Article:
The advert for Head & Shoulders shampoo features Gus Kenworthy, the first out US Olympic athlete.
“It was an extension of our ‘Shoulders of Greatness’ campaign, which looks at different challenges that athletes have to overcome so [Kenworthy’s] story was natural to the campaign,” says Miller.
“He was hiding in the closet but once he came out and was open about his sexual orientation his skiing got better and for the next year and half he never missed a podium.”
Miller is adamant that companies such as P&G that have a big reach and a huge voice “have an obligation to continue that diversity dialogue”.
“However,” he says “It’s about more than showing up with a rainbow bottle for a month. You create more systematic change by adapting part of your brand ethos and making sure it is a consistent part of your brand communications.”
And there is a strong business case to. As younger generations look to brands with purpose, P&G’s decision to be more diverse also drives loyalty.
Miller says: “The role that companies are playing has shifted fairly dramatically. This is the first generation of young people who believe more in the private sector than the public and that’s how they’re buying and choosing their brand affinities.
“They expect their brands to be a reflection of themselves and their values and that requires you to have a position and not to sit on the fence.”
Practice what you preach: Helping employees
While the documentary ends in 1992 with the inclusion of sexual orientation in P&G’s EEO statement, Chanak’s fight didn’t stop. Once LGBT+ employees had protection they started to campaign for more rights.
“It’s night and day internally compared to then,” says Miller. “Michael was fighting just to get those two words into that statement. Those two words led to same-sex marriage benefits and the beginning of P&G’s LGBT+ employees’ organisation.”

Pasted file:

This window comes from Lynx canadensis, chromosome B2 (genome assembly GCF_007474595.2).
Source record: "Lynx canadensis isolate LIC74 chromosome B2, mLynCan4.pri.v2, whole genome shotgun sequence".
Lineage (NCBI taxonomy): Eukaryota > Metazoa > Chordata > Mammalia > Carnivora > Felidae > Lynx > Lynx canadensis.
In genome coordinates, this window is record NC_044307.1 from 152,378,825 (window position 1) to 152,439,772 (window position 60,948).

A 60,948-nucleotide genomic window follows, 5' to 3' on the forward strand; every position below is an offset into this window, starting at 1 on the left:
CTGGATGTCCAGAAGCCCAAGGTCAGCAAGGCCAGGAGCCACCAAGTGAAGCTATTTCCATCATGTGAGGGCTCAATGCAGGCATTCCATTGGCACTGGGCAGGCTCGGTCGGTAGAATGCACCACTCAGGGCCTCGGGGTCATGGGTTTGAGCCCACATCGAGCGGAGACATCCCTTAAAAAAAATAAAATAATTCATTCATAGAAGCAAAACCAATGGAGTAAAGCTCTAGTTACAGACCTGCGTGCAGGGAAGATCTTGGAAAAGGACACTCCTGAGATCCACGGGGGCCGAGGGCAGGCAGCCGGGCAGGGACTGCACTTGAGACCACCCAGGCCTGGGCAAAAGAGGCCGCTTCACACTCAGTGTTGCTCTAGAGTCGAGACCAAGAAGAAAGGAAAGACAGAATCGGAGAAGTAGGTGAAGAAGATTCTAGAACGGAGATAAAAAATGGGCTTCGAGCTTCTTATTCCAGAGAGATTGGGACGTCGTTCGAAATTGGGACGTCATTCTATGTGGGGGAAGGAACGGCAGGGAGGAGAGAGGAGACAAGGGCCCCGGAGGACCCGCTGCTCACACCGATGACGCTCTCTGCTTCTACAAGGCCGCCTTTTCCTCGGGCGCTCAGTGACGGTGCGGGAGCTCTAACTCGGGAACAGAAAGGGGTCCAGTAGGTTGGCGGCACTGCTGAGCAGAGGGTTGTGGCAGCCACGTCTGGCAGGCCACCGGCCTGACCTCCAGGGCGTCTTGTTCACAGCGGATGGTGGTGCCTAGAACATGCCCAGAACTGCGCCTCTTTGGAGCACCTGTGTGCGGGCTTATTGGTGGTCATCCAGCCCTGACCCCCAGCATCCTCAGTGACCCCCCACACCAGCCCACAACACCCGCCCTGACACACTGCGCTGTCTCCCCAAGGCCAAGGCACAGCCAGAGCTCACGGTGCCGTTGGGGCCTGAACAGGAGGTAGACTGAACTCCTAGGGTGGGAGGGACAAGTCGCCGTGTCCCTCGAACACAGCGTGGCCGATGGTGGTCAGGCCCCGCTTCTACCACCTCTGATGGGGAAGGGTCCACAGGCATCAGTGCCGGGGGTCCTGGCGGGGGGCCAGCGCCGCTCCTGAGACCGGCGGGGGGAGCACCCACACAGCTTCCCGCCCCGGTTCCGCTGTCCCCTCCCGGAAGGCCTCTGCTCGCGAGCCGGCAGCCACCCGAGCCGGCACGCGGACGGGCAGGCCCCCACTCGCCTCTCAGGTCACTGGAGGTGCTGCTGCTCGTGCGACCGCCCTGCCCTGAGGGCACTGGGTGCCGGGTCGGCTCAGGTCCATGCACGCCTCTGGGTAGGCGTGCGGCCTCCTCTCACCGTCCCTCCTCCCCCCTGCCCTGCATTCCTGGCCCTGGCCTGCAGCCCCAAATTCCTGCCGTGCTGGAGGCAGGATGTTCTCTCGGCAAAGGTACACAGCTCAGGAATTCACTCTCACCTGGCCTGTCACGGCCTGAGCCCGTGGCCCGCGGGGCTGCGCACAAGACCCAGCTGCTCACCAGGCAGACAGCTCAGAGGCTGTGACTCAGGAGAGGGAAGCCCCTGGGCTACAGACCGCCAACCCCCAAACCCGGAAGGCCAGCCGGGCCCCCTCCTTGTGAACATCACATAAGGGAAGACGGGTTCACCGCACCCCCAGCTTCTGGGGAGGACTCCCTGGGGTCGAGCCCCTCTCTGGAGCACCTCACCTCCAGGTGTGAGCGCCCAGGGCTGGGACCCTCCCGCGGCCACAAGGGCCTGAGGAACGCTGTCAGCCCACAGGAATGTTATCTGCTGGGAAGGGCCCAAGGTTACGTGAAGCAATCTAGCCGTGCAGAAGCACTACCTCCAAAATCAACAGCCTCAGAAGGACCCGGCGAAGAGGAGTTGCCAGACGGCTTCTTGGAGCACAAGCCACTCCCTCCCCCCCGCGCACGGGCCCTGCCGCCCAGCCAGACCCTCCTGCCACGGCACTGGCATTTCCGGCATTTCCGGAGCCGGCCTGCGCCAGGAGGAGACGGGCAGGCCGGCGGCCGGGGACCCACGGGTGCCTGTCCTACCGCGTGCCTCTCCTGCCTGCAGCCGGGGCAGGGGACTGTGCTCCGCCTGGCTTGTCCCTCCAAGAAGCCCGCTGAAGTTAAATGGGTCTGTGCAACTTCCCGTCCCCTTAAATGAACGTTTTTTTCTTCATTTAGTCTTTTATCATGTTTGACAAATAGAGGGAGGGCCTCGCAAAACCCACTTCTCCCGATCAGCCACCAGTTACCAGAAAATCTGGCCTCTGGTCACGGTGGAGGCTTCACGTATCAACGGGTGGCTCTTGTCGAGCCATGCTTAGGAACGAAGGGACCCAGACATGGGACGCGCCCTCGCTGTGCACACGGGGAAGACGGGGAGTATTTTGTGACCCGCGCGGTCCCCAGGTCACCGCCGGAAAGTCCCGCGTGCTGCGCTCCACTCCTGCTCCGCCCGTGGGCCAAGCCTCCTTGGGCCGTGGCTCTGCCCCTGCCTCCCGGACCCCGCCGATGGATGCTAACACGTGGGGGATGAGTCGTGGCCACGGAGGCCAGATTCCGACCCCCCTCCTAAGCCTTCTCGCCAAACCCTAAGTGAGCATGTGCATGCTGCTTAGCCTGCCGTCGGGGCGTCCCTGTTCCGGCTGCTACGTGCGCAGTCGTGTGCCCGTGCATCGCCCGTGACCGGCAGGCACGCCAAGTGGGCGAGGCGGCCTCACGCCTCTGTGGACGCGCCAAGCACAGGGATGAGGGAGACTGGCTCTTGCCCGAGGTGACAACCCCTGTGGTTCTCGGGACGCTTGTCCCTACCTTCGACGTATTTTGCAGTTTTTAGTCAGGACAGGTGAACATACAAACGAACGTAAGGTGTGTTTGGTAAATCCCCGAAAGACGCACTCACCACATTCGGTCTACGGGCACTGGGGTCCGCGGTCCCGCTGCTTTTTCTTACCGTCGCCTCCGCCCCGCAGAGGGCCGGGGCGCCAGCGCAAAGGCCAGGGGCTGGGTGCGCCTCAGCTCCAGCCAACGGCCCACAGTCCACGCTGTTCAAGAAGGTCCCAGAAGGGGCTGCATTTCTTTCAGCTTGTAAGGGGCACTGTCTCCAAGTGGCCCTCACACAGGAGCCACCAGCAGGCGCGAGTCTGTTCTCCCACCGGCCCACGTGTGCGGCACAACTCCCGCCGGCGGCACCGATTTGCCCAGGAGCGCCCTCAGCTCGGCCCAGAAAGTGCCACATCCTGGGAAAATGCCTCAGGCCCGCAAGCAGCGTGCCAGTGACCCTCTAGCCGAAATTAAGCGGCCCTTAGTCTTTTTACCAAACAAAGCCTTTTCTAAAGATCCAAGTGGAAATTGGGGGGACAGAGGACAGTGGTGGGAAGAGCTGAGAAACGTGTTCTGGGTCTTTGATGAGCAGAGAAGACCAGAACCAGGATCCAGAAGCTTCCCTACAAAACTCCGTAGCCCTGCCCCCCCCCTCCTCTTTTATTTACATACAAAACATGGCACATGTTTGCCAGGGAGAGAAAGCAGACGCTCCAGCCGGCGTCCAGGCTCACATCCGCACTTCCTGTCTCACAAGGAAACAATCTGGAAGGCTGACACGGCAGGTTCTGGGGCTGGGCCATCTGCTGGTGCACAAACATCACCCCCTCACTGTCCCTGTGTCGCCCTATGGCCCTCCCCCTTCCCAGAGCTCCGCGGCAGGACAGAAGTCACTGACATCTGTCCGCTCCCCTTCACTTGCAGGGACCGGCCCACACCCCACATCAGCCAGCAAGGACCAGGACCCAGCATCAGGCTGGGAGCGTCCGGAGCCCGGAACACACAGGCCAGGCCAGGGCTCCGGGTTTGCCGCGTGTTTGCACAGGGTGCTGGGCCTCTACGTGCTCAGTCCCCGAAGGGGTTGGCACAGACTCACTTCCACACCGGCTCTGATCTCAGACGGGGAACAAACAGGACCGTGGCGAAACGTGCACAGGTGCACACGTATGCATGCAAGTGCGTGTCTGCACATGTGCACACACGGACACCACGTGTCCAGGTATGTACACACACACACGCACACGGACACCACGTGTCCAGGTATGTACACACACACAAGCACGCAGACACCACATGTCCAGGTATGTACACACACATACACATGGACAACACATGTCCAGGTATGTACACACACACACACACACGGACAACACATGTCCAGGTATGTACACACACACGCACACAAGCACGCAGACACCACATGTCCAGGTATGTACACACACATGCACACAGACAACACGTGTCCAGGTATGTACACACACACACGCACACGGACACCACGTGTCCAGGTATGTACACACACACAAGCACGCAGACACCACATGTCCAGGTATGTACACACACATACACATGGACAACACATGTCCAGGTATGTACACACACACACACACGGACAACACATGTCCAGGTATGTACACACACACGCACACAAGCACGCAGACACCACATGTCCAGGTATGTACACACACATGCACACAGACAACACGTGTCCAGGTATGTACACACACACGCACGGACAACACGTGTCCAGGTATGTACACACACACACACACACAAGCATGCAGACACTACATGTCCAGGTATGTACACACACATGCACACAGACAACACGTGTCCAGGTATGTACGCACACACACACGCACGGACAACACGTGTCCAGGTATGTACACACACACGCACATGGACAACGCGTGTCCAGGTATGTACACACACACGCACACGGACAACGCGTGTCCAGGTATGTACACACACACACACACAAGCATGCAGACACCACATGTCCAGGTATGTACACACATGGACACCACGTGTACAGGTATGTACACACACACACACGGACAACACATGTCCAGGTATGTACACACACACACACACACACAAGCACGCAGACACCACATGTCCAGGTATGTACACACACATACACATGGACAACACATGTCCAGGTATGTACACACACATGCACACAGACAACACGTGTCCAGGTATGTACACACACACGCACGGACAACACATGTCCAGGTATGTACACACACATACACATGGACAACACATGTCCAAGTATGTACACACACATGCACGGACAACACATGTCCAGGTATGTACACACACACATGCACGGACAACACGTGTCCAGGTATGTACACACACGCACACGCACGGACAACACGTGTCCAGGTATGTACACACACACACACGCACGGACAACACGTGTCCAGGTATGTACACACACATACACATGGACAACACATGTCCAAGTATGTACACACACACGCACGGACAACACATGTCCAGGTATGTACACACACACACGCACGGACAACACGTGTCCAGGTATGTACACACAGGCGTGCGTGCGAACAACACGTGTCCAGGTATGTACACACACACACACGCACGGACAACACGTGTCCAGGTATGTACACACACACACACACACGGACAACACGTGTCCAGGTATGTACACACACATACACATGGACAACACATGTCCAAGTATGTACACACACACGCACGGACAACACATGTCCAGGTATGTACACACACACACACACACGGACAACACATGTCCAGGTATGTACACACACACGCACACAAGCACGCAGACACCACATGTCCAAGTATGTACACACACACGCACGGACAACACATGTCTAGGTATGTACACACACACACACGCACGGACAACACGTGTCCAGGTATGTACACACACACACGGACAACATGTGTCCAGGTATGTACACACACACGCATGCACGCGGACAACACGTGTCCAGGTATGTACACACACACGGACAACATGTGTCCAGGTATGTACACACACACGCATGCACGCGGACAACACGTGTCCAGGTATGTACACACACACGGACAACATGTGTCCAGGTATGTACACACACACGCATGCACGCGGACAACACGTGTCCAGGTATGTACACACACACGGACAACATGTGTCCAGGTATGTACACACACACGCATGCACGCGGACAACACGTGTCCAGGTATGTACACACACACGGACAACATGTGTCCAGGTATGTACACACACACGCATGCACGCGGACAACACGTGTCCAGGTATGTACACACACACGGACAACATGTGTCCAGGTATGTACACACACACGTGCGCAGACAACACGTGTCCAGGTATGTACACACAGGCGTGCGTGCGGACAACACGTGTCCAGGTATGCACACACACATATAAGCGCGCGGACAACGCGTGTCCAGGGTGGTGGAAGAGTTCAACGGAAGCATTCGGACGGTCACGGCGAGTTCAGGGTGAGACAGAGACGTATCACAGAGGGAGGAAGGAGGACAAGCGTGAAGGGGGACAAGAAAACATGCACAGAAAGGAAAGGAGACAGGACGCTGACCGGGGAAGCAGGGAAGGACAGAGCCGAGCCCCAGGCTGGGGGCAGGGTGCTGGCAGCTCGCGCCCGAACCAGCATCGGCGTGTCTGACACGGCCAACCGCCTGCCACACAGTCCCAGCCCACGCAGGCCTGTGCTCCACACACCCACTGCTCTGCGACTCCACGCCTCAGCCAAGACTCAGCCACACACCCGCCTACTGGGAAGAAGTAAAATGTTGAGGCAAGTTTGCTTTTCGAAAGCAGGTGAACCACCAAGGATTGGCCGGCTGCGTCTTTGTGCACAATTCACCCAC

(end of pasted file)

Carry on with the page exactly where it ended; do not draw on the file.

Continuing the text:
Today, the company is leading the way with its transgender employee work, still a vastly underrepresented and discriminated group, with support networks for trans employees, as well as parents of transgender children, something which Miller is “incredibly proud” of.
It has also ensured that those employees who change gender can do so easily within the company with P&G putting a cisgender HR employee through the system to catch failures.
Miller explains: “If you show up at your first day at work representing your true gender identity and you scan your work badge and the picture of your former self comes up, security people won’t recognise you. We caught that so that a trans employee doesn’t have to go through that explanation and can be who they are without it being out of the ordinary.
To the sceptics, Miller says: “It’s not about treating people differently, it’s about making sure you can treat them the same.”
However, there is still work to be done. The advertising world is far from diverse with ads featuring LGBT+ people still out of the norm and employees still hiding in the closet.
Miller says: “While they’re still uncomfortable there is still work to be done. What we’re doing as a company is being clear about the conversations we are creating. We’re the largest advertiser in the world and if we can use our voice to impact change we should.”
“We’re not always going to get it right but if we wait until we get everything right we’re going to miss a huge opportunity to further the dialogue.”